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TITLE
Red deer and greylag geese, Central Highlands
EXTERNAL ID
GB1796_SINCLAIR_REDDEERANDGREYLAGGEESE
PERIOD
1980s; 1990s
CREATOR
unknown
SOURCE
Inverness Museum and Art Gallery
ASSET ID
2170
KEYWORDS
rutting
migration
ornithology
bird watching
audio

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Most red deer in Britain can be found on the open moorlands of the Scottish Highlands and Islands. Although extinct in the Lowlands by the end of the 18th century, Highland numbers were increased with the subsequent development of the sport of deer stalking. The majority of the deer population live in open-hill habitats all year round although they tend to be smaller than those resident in woodland areas. For much of the year, male and female groups remain separate, feeding on grasses, rushes, and sedges in summer, and heather and blaeberry in winter.

Mating takes place from the end of September to November. Mature stags defend groups of hinds to prevent mating by competitors. During the 'rut', stags engage in roaring contests. This may escalate into physical locking of antlers and physical injury is not uncommon.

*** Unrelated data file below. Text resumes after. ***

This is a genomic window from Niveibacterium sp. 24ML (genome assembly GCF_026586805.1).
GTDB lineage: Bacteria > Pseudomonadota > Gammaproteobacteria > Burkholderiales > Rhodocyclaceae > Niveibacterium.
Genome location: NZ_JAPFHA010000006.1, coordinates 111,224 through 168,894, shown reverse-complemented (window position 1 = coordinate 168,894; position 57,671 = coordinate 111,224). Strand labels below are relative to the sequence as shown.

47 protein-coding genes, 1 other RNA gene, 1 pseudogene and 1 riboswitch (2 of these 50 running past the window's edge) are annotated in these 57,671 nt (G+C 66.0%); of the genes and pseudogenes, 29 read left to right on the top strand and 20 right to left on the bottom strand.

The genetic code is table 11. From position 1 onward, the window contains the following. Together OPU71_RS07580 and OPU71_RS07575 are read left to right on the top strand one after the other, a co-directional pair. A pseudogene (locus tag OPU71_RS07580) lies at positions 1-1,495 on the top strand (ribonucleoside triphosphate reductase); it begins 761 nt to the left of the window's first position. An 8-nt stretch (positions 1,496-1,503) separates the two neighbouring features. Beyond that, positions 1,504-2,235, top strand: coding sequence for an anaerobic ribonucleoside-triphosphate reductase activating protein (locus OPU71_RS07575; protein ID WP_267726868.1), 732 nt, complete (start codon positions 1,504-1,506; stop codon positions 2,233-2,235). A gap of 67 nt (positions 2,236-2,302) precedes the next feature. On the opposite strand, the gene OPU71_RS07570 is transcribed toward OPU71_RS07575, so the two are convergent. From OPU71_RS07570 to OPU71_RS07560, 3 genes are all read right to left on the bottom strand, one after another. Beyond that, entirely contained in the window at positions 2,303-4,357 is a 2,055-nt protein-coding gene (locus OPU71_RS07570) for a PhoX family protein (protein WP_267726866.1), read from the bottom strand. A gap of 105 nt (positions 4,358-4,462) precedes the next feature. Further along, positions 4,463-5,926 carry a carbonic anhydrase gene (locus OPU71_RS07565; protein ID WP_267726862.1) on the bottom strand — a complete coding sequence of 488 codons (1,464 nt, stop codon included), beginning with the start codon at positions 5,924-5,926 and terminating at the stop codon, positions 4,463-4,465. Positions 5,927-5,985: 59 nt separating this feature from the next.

In this short audio extract, recorded one frosty night in the Central Highlands in early October, red deer can be heard roaring during the mating season. A migrating flock of greylag geese can also be heard honking in the background

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Red deer and greylag geese, Central Highlands

1980s; 1990s

rutting; migration; ornithology; bird watching; audio

Inverness Museum and Art Gallery

Bill Sinclair Audio: Bird Watching

Most red deer in Britain can be found on the open moorlands of the Scottish Highlands and Islands. Although extinct in the Lowlands by the end of the 18th century, Highland numbers were increased with the subsequent development of the sport of deer stalking. The majority of the deer population live in open-hill habitats all year round although they tend to be smaller than those resident in woodland areas. For much of the year, male and female groups remain separate, feeding on grasses, rushes, and sedges in summer, and heather and blaeberry in winter. <br /> <br /> Mating takes place from the end of September to November. Mature stags defend groups of hinds to prevent mating by competitors. During the 'rut', stags engage in roaring contests. This may escalate into physical locking of antlers and physical injury is not uncommon. <br /> <br /> In this short audio extract, recorded one frosty night in the Central Highlands in early October, red deer can be heard roaring during the mating season. A migrating flock of greylag geese can also be heard honking in the background